Bush Appointments Include Fewer Women

President Bush has appointed far fewer women to his Cabinet and sub-Cabinet than his predecessor, worrying critics who say he is neglecting women's perspectives. But women staffers in the White House have higher ranking positions than before.

Roselyn O'Connell

(WOMENSENEWS)-Far fewer women are making policy decisions in President George W. Bush's administration than during the Clinton administration, a development some observers are calling a major step backwards for women's representation in government. Yet women hold unprecedented rank on the White House staff.

Of the 402 Bush nominees so far whose positions require Senate confirmation, 102 are women, or about 25 percent, according to WENews analysis of data from the Brookings Institution, a progressive Washington think tank. These numbers are down sharply from the 37 percent level in the first-year Cabinet and sub-Cabinet appointments in the Clinton administration, as measured by a Knight Ridder news service analysis of comparable data in 1993.

Bush had 510 positions open for appointments in his first year in office. He held over 42 Clinton appointees and another 63 positions are yet to be filled. Clinton had 512 such openings.

“What's disheartening to me is what [the data] reflects about the access of women to the White House, especially when we see who does get access-i.e., Enron,” said Roselyn O'Connell, an Arizona Republican who is president of the bipartisan National Women's Political Caucus, which promotes women in elected office. “We would be seeing different policies and priorities if there were women in more of these key positions.”

O'Connell is also co-chair of the 2001 Women's Appointments Project, a bipartisan coalition that has advocated representation of women in presidential administrations since 1976. The project has had few opportunities to put forward names and resumes in the current Bush administration, project officials said.

The data underscore a trend first reported by Women's Enews last July. At the time, leaders of women's groups said they had been “shut out” of the appointment process for the first time since the Nixon presidency.

Bush Hired Staff Includes Women in Top Jobs

The Bush administration's initial round of appointments did include a number of high-profile women. The administration named three women to the Cabinet and two others in Cabinet-level positions, including Agriculture Secretary Ann Veneman; Interior Secretary Gale Norton; Labor Secretary Elaine Chao; Christine Todd Whitman, head of the Environmental Protection Agency; and National Security Adviser Condoleeza Rice. Chao is Asian American and Rice is African American, offering further diversity to Bush's advisors.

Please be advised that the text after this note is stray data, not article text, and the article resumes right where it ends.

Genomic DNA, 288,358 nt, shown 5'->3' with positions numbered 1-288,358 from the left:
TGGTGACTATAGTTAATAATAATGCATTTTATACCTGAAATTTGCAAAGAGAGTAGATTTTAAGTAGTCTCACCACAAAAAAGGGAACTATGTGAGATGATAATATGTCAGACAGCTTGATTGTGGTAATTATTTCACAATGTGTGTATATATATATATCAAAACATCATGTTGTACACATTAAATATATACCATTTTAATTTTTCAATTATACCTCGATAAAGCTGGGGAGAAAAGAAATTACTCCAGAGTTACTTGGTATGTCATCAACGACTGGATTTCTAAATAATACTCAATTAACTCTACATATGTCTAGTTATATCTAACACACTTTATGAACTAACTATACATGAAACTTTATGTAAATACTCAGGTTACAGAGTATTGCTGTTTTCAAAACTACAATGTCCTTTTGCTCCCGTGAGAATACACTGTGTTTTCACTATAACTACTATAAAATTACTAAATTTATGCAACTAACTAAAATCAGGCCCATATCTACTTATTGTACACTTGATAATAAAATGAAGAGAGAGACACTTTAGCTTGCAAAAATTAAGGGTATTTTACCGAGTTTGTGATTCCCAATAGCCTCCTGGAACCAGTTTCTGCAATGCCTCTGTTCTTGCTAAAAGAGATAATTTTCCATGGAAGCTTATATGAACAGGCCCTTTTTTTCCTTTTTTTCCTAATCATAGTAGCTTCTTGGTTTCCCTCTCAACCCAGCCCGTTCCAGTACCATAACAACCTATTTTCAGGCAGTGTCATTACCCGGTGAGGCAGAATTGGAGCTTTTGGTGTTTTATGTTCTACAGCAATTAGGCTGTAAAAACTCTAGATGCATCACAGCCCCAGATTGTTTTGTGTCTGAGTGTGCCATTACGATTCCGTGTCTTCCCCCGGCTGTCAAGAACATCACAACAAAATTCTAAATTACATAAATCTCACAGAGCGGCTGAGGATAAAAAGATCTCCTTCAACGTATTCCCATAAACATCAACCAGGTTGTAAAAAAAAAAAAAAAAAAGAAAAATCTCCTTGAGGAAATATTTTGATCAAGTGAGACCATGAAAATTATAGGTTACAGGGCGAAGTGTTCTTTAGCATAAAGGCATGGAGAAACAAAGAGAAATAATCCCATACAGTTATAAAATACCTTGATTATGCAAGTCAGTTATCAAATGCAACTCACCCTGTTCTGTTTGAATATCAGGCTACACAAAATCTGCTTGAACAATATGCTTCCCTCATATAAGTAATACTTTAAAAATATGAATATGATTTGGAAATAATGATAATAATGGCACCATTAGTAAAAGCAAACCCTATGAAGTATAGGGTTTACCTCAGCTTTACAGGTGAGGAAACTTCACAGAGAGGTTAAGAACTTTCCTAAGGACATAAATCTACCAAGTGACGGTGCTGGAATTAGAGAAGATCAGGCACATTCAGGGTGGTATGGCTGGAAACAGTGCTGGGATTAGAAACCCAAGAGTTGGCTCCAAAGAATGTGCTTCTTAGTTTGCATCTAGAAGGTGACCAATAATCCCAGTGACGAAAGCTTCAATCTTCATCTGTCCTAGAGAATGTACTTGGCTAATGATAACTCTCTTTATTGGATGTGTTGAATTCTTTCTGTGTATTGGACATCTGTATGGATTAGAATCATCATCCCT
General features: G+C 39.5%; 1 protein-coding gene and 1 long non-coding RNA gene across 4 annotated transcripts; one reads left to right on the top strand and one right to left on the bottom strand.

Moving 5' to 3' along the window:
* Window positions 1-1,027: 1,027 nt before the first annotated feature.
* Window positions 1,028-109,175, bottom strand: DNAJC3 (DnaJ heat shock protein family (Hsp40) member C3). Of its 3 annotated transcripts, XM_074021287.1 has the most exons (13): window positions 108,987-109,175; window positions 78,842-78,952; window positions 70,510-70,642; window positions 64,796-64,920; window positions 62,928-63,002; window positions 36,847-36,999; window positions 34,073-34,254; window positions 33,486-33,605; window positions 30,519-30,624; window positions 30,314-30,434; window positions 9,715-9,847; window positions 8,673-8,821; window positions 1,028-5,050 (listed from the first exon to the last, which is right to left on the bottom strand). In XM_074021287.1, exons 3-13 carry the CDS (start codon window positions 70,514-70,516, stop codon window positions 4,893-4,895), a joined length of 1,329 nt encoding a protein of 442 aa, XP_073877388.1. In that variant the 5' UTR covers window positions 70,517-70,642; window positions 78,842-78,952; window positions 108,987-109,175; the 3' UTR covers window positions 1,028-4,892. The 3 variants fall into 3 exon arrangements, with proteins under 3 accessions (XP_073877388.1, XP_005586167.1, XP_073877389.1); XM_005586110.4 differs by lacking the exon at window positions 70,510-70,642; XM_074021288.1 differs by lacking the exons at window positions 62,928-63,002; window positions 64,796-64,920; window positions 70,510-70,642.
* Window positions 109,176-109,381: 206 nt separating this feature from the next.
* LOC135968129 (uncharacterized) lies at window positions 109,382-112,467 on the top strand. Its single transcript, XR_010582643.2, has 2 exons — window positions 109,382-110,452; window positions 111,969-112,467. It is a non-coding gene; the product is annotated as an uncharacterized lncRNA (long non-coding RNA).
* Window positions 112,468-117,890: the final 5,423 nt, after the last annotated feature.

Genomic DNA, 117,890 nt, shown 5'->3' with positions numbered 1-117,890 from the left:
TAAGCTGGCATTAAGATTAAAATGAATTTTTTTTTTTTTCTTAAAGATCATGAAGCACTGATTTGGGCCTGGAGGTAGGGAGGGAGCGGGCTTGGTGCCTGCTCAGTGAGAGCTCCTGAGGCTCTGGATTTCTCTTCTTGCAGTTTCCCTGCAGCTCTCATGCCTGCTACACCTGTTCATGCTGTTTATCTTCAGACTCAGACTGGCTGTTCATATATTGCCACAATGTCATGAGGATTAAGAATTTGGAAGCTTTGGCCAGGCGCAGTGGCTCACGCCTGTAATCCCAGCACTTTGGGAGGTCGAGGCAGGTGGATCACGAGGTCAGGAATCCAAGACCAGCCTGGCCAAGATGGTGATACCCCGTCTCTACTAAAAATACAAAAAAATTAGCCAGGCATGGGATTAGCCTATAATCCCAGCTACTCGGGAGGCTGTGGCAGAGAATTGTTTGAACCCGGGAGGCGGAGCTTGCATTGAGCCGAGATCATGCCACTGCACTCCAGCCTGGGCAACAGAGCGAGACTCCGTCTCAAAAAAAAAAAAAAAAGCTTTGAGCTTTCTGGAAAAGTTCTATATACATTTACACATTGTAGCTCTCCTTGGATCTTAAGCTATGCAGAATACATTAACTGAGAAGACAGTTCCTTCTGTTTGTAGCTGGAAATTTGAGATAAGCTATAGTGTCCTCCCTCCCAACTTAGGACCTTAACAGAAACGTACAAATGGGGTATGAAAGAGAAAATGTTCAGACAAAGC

Pat Carpenter, executive director of The WISH List, a pro-choice Republican political action committee for state and national women candidates, declined to comment on whether she is satisfied with the representation of women among the president's appointees. However, she said that she's impressed with the influence of women advisers like White House Communications Director Karen Hughes.

“I think he has a lot of bright, outstanding women in the administration,” Carpenter said. Hughes is widely viewed as the most powerful woman ever to work officially in the White House. And while scholars said the percentage of women in top staff positions-as opposed to cabinet and sub-cabinet posts-has remained constant with the change in administration, some say that women have this president's ear more often than any previous commander in chief allowed in the past.

Examples include Hughes, director of the Domestic Policy Council Margaret Spelling and Vice President Cheney's adviser Mary Matalin. These staff positions and that of National Security Adviser Rice are not subject to Senate confirmation and so do not show up in the Brookings data.

“It's true that there are fewer women throughout the administration, but if you were to look at how much'face time' women advisers get with the president on a daily basis, then Bush can arguably claim the lead,” said G. Calvin Mackenzie, a Brookings Institution visiting fellow who has developed and tracked appointee data going back to the Eisenhower administration.

Burk: “We Are Not Talking About a Special Interest Group”

But Martha Burk, president of the National Council of Women's Organizations, said many more women deserve to be around the table when policy priorities are being set. Their input is important because women and men look at issues in different ways, she said.

“We're not talking about a special interest group here. We're talking about a majority of the voters,” said Burk, whose coalition of women's groups represents 6 million women. “We are long past the time that people can claim that qualified women can't be identified. There's a lack of will to make this happen.”

The data from the Brookings Institution do not include U.S. attorneys, U.S. marshals or ambassadors, nor do they include many other positions that are appointed but do not require Senate confirmation. Brookings tracks the progress of individuals through the appointment process and attempts to promote administrative reforms and assist nominees navigate background checks and confirmation hearings.

The raw numbers are not exactly comparable from administration to administration because not all appointees' terms expire with a change in administration, agencies get reorganized and job titles and responsibilities change over time. Brookings based its comparison between administrations on percentages of similar positions.

For more information:

Also see Women's Enews
“Women's Appointments Plummet Under Bush,” July 1, 2001,

The National Women's Political Caucus:

The National Council of Women's Organizations:

2001 Women's Appointments Project:

The WISH List: